A family recipe, a childhood memory, a Depression-era handout
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In 1984, our last year together, there was still a big green open field behind the Mission Valley Shopping Center near our house in Raleigh, North Carolina. One Sunday you saw a man there inflating a hot-air balloon, and you went out to talk to him. He was a professional pilot getting ready for a pleasure ride. He would be flying alone while his wife drove the chase car. His wife always drove the chase car. She never got to go up in the balloon with him.
You offered him a deal: you’d drive the chase car so his wife could come along — if he would take me, too. I didn’t weigh much, you told him.
It was the nicest gift you ever gave me.
The afternoon was clear and mild. We wore jeans and light jackets. The pilot and his wife were happy to be together. They kissed. The basket was a little tippy. The propane burner was turned up high; we needed a lot of heat to get off the ground. Had I expected silence? The noise of the burner was deafening.
Slowly we rose.
I knew this feeling from dreams. In my sleep, flying was easy: I pushed off with my toes, pressed my arms to my sides, and glided, looking down on the world from a safe distance. I would forget from one dream to the next that I had this power. It was always a surprise to fly, and a thrill to remember that I could.
To steer a balloon, you have to read the wind and adjust your altitude to catch the current that will take you where you want to go. You have to be aware of your fuel supply: the more weight in the basket, the more fuel you need. You have to be mindful of hazards — guy-wires, towers, poles, trees, wind shears. You have to know the good landing fields, ones where there’s plenty of room, and where the landowners won’t mind.
But no matter how much you know, there’s always more that you can’t control.
I don’t remember feeling fear, only exhilaration and gratitude, like in my dreams. A feeling of ah. The sky was brilliant blue, cloudless. The balloon was yellow. We rose and rose until the pilot turned off the burner, and then it was quiet except for our voices, the creaking basket, and an occasional whoosh of air against nylon. From five thousand feet, everything on the ground seemed small, forgivable.
We drifted north to Falls Lake. Below us, you drove your bulbous old Saab. You drove without a map, occasionally sticking your head out the window to look up. Sometimes we lost sight of you; sometimes we floated so low we could shout to you.
We drifted over woods and meadows and suburban neighborhoods. In one neighborhood children ran into the street, their faces turned up.
It was nearing dusk when we landed. We were well north of Raleigh: all farmland, a few houses on country roads. We set down in a cow pasture. The basket made a soft thump. Cows huddled along the fence, staring. A woman came out of the farmhouse to greet us. She invited us into her kitchen and served us iced tea. You were there, too, and drank tea with us.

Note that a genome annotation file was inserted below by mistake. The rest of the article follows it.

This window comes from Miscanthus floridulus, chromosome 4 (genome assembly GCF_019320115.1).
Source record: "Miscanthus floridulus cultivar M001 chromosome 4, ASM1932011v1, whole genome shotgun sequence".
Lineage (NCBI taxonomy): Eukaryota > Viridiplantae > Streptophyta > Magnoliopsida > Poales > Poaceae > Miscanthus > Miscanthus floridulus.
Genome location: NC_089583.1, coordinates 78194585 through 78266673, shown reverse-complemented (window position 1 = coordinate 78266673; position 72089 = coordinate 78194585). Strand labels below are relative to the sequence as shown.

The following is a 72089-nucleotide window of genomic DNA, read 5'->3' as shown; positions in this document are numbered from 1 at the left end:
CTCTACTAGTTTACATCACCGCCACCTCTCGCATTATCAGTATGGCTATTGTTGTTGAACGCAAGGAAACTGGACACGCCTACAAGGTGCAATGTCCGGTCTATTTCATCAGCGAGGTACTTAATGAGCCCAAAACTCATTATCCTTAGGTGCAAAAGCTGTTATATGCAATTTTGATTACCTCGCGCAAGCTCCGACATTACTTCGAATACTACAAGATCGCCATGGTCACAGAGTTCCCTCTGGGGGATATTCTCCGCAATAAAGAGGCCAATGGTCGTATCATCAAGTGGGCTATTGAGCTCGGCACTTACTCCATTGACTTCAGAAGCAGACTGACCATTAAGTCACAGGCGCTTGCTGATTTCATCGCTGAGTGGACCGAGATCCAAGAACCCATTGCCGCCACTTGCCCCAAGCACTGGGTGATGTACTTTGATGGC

A year later you and I separated. A year after that, we divorced. I spent my thirtieth birthday changing the locks on the doors of the house we’d shared.
Three years after that, the pilot was killed when his balloon got caught in a wind shear and hit a guy-wire for a broadcast tower.
Two years later you called me out of the blue. I had recently remarried. You said you’d just come from the funeral of a friend who had died of breast cancer.
“I’m sorry,” I said, though I didn’t know the woman.
“Her ex-husband gave the eulogy,” you said. “He knew her better than anybody. He knew exactly what to say.”
I had no idea what to say.
“I want us to be like they were,” you said. “Friends.”
I tried to picture us going out to lunch like we never had, talking like we never had: you telling me about your latest girlfriend, asking about my new husband. The two of us rehashing our marriage — how young we’d been, how raw and reckless, how vulnerable and cruel. You would apologize. Again.
“Do you think we could?” you asked. “Be friends?” Your voice was kind, all the anger gone. Which made it no less dangerous.
I was standing at my desk in the attic room my husband and I had converted into an office. I stared at the new gray carpet. The smell of glue made me lightheaded.
“Can I think it over?” I asked.
“Sure,” you said. “Take all the time you need. I’ll be up late.”
I laughed. We both knew I wouldn’t call back.
Seven years later we ran into each other in the grocery store. You told me you were giving up on Raleigh, moving to California. I encouraged you. I wanted you to be happy. I wanted to believe that was still possible.
Two years after that, you were diagnosed with leukemia. Six months later you died. You were forty-six.
Fifteen years later I’m sitting on a porch swing with my friend Koji. It’s spring; a light rain is falling. We’re watching a baby cardinal — “redbud,” Koji calls it — flap around uselessly in a puddle. “Baby redbud have instinct to fly,” Koji says, “but it must practice.”
Koji, with his Japanese accent, is my wisest-sounding friend.
He asks what I’ve been writing lately.
“Something for my late ex-husband,” I say. “I owe him a eulogy.”
Koji frowns. “Don’t pull on legs of spirits. Send good wish” — he closes and opens his fingers — “and let go.”
If I had spoken at your funeral — if I’d gone — this is the story I would have told: how the part of the balloon ride that lingers most isn’t being in the air but landing; how, when the basket set down, making its soft thump, surprising the cows, you were already there.